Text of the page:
* Accidents (unintentional injuries): 106,742 deaths

With the exception of accidental deaths, all other leading forms of death could have been avoided or delayed with a lifetime health and fitness program that included exercise, a healthy diet, and non-smoking.

When a lifetime health and fitness program includes a diet that low in cholesterol, a significant reduction in the build up of fatty deposits called plaque is noticeable in the arteries. If too much plaque forms in the arteries, they become clogged, reducing the amount of blood and oxygen that circulate to the coronary arteries, and can ultimately lead to a heart attack or stroke.

A healthy lifetime fitness program should never include cigarette smoking. Smoking has been linked to cancer, chronic respiratory problems, and cancer.

Heart Matters

Your heart is between one to two times the size of your clenched fist. Contrary to popular belief, it is not located to one side of the body – it is located almost in the exact center of your chest. Due to the shape of the heart and chest cavity, the heart pounds against the chest wall on your left side, so the heart rate is stronger when felt there. Your heart is responsible for pumping about six quarts of blood throughout your body, with about the same amount of force that the average person applies when squeezing a tennis ball. The heart is not under voluntary control. A system known as the autonomic nervous system, which includes the sympathetic and parasympathetic nervous system, is responsible for regulating your heart rate.

There are many ways to measure how healthy a heart is. A healthy heart should beat with a fairly regular rhythm that will change based on levels of exertion and oxygen requirements. It has a high stroke volume, which refers to the amount of blood that is pumped out with each beat. It does not have to work as hard to pump blood, so the resting heart rate will be lower than average. Blood pressure is another indicator of heart health and should be in the healthy range of around 120 over 80, as determined by the national average.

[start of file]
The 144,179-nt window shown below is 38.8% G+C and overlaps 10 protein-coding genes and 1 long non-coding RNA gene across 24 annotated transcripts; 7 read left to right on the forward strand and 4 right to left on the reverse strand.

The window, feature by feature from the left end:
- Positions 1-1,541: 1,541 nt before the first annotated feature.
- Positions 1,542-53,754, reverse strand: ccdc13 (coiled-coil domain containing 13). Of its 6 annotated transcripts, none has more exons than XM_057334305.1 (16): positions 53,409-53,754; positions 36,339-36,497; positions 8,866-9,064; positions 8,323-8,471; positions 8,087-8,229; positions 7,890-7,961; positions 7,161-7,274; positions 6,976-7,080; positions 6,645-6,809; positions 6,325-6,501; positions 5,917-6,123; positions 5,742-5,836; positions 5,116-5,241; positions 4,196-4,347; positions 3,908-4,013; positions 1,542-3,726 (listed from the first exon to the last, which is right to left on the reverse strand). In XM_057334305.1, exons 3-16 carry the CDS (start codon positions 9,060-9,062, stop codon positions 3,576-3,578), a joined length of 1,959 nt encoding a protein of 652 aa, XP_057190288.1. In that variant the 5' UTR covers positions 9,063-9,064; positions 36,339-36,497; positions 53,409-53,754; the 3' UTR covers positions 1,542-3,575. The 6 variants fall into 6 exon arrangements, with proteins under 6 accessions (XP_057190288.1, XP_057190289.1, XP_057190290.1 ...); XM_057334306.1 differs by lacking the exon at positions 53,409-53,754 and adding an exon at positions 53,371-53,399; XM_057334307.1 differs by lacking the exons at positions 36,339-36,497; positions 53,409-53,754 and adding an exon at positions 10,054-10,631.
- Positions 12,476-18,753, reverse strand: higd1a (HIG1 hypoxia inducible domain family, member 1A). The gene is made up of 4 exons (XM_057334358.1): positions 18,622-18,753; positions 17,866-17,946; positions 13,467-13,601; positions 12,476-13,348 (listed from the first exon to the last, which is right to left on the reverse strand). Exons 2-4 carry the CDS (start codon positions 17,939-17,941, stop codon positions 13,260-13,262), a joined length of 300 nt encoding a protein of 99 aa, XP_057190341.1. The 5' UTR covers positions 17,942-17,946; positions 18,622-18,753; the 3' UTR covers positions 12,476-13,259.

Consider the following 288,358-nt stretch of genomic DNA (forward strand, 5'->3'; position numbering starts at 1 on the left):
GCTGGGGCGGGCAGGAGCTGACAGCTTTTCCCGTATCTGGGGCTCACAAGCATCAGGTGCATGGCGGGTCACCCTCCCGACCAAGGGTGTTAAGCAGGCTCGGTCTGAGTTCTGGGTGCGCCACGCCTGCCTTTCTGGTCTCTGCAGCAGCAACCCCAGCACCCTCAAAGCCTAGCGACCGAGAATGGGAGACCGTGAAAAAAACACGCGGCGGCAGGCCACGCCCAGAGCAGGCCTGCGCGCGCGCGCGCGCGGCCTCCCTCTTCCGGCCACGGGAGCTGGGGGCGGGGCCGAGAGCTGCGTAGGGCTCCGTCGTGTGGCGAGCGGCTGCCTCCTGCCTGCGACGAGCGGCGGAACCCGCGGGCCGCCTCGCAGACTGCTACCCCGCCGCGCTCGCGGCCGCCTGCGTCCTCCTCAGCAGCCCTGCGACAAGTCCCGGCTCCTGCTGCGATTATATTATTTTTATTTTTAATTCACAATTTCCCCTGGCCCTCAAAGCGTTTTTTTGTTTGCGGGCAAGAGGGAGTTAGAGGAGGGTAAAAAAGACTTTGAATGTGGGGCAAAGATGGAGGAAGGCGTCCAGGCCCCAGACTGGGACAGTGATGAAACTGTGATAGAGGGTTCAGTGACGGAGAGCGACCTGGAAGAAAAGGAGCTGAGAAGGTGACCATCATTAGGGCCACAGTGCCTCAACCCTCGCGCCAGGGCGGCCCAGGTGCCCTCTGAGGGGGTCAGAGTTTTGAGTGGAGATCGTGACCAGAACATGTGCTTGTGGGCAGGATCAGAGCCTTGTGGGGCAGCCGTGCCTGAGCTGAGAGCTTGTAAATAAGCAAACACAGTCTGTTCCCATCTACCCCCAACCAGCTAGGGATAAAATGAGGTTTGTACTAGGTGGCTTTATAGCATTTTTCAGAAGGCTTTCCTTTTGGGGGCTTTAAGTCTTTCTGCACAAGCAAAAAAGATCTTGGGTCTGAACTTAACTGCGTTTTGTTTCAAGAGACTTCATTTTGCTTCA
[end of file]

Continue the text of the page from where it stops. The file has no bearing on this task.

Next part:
Various types of training have different effects on the heart. Training that elevates the heart rate (HR) for even brief durations can increase the size of the heart. This will increase the stroke volume, and result in a lower resting HR. Training can also increase the rate at which the heart recovers from a bout of intense work. In other words, a trained individual will return to their resting HR faster than a sedentary individual. Exercise has been shown to lower blood pressure. In addition, regular cardiovascular exercise can increase the concentration of hemoglobin in blood, allowing the body to become more efficient at transporting oxygen to the cells that need it (as well as removing waste products such as carbon dioxide).